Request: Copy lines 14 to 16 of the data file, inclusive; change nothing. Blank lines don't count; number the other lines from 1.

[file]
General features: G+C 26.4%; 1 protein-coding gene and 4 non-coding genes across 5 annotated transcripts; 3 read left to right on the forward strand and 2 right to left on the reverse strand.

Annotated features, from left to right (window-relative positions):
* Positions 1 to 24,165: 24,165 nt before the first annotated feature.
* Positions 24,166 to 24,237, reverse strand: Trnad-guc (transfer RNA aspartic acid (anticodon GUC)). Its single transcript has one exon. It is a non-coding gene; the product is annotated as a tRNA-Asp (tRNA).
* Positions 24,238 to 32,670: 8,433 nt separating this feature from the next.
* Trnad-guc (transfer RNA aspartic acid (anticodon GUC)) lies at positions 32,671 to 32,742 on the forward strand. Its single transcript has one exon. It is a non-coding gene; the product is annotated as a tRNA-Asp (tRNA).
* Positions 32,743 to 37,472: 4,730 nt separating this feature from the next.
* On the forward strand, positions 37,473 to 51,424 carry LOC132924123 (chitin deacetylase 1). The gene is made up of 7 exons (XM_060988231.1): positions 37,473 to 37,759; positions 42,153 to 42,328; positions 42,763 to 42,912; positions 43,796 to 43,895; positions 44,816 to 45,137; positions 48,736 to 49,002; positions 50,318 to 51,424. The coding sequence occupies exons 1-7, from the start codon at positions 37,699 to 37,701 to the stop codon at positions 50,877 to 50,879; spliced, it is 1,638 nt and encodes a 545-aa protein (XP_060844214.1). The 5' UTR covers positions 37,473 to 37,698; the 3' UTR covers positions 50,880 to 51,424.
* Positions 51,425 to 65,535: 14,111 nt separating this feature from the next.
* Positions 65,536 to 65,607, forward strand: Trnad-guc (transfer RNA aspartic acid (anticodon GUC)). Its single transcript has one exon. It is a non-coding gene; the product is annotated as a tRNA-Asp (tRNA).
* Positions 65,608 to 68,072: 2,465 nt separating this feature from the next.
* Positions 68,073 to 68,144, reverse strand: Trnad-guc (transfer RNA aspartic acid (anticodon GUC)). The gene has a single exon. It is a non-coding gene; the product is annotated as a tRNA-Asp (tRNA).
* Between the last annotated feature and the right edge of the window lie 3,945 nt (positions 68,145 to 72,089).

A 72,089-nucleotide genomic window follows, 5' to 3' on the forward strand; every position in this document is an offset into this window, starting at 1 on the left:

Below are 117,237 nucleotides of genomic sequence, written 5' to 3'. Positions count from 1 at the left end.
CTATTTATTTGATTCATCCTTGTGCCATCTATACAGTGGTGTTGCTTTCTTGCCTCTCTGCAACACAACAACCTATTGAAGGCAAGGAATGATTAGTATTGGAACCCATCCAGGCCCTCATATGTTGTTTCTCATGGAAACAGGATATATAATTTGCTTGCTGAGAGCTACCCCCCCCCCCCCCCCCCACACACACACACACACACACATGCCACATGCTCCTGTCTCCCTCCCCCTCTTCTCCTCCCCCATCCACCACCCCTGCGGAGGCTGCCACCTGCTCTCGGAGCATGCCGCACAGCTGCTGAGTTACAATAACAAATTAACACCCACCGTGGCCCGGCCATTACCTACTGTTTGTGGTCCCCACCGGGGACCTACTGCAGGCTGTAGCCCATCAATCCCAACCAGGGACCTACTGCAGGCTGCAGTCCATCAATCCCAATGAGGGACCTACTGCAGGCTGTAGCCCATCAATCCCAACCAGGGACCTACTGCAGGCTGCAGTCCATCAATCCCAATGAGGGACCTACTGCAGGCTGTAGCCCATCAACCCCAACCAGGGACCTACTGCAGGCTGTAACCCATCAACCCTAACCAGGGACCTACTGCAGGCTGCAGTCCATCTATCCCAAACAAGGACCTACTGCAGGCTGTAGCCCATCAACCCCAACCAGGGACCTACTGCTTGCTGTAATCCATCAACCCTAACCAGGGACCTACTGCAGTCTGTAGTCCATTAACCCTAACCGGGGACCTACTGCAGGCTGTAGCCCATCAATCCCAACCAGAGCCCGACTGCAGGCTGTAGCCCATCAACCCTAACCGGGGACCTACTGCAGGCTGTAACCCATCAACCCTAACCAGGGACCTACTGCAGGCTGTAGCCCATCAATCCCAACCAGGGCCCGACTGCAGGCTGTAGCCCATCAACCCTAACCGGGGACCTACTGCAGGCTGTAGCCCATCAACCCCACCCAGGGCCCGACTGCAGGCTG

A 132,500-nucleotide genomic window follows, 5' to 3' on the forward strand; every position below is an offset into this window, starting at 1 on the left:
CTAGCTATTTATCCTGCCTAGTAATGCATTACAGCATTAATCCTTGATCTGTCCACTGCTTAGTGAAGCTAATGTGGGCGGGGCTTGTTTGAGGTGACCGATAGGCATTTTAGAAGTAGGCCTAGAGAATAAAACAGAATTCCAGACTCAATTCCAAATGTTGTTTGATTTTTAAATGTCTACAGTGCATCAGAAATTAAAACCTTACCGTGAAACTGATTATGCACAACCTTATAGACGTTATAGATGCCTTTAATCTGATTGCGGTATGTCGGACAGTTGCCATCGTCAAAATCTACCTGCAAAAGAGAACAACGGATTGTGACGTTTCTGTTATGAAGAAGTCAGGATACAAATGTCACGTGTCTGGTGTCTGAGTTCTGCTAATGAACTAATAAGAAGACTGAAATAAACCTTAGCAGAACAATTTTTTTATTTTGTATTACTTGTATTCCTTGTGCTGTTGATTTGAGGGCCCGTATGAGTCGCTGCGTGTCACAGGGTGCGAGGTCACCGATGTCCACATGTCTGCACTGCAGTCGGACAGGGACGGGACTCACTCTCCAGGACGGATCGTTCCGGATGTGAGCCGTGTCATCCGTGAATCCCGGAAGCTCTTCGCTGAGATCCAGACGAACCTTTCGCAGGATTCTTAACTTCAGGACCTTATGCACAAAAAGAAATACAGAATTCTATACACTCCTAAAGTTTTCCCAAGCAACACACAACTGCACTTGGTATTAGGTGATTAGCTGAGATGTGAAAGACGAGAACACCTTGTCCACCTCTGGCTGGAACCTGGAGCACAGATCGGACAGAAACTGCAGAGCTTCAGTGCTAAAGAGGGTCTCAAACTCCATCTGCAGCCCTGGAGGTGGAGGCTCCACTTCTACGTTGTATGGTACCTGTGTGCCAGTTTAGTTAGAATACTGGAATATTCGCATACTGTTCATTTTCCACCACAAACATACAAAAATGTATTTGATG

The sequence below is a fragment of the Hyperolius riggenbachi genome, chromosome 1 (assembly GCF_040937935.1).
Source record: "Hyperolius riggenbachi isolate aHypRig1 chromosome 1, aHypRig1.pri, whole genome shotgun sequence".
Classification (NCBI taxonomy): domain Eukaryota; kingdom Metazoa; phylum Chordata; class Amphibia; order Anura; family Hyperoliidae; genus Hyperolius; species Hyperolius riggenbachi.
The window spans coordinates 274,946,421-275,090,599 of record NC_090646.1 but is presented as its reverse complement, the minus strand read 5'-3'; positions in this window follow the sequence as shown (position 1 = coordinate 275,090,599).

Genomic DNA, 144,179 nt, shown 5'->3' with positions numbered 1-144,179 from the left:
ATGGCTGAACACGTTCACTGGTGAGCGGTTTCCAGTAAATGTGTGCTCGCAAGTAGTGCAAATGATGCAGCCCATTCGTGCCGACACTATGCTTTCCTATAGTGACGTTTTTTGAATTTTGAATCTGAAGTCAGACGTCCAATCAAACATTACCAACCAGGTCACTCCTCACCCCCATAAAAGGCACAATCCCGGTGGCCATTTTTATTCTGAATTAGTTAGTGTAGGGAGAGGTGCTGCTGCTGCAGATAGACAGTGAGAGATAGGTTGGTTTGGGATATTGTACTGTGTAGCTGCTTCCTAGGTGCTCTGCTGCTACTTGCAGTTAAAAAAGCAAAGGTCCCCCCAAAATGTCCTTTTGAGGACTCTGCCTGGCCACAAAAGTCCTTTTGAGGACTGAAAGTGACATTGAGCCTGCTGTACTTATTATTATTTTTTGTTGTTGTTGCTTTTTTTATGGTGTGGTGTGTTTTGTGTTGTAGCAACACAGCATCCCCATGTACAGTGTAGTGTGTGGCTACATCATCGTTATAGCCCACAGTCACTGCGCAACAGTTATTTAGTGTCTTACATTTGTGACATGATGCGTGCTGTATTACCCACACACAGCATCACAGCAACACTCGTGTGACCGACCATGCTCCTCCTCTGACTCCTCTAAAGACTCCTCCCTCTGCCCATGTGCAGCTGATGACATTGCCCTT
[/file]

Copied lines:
A 72,089-nucleotide genomic window follows, 5' to 3' on the forward strand; every position in this document is an offset into this window, starting at 1 on the left:

Below are 117,237 nucleotides of genomic sequence, written 5' to 3'. Positions count from 1 at the left end.
CTATTTATTTGATTCATCCTTGTGCCATCTATACAGTGGTGTTGCTTTCTTGCCTCTCTGCAACACAACAACCTATTGAAGGCAAGGAATGATTAGTATTGGAACCCATCCAGGCCCTCATATGTTGTTTCTCATGGAAACAGGATATATAATTTGCTTGCTGAGAGCTACCCCCCCCCCCCCCCCCCACACACACACACACACACACATGCCACATGCTCCTGTCTCCCTCCCCCTCTTCTCCTCCCCCATCCACCACCCCTGCGGAGGCTGCCACCTGCTCTCGGAGCATGCCGCACAGCTGCTGAGTTACAATAACAAATTAACACCCACCGTGGCCCGGCCATTACCTACTGTTTGTGGTCCCCACCGGGGACCTACTGCAGGCTGTAGCCCATCAATCCCAACCAGGGACCTACTGCAGGCTGCAGTCCATCAATCCCAATGAGGGACCTACTGCAGGCTGTAGCCCATCAATCCCAACCAGGGACCTACTGCAGGCTGCAGTCCATCAATCCCAATGAGGGACCTACTGCAGGCTGTAGCCCATCAACCCCAACCAGGGACCTACTGCAGGCTGTAACCCATCAACCCTAACCAGGGACCTACTGCAGGCTGCAGTCCATCTATCCCAAACAAGGACCTACTGCAGGCTGTAGCCCATCAACCCCAACCAGGGACCTACTGCTTGCTGTAATCCATCAACCCTAACCAGGGACCTACTGCAGTCTGTAGTCCATTAACCCTAACCGGGGACCTACTGCAGGCTGTAGCCCATCAATCCCAACCAGAGCCCGACTGCAGGCTGTAGCCCATCAACCCTAACCGGGGACCTACTGCAGGCTGTAACCCATCAACCCTAACCAGGGACCTACTGCAGGCTGTAGCCCATCAATCCCAACCAGGGCCCGACTGCAGGCTGTAGCCCATCAACCCTAACCGGGGACCTACTGCAGGCTGTAGCCCATCAACCCCACCCAGGGCCCGACTGCAGGCTG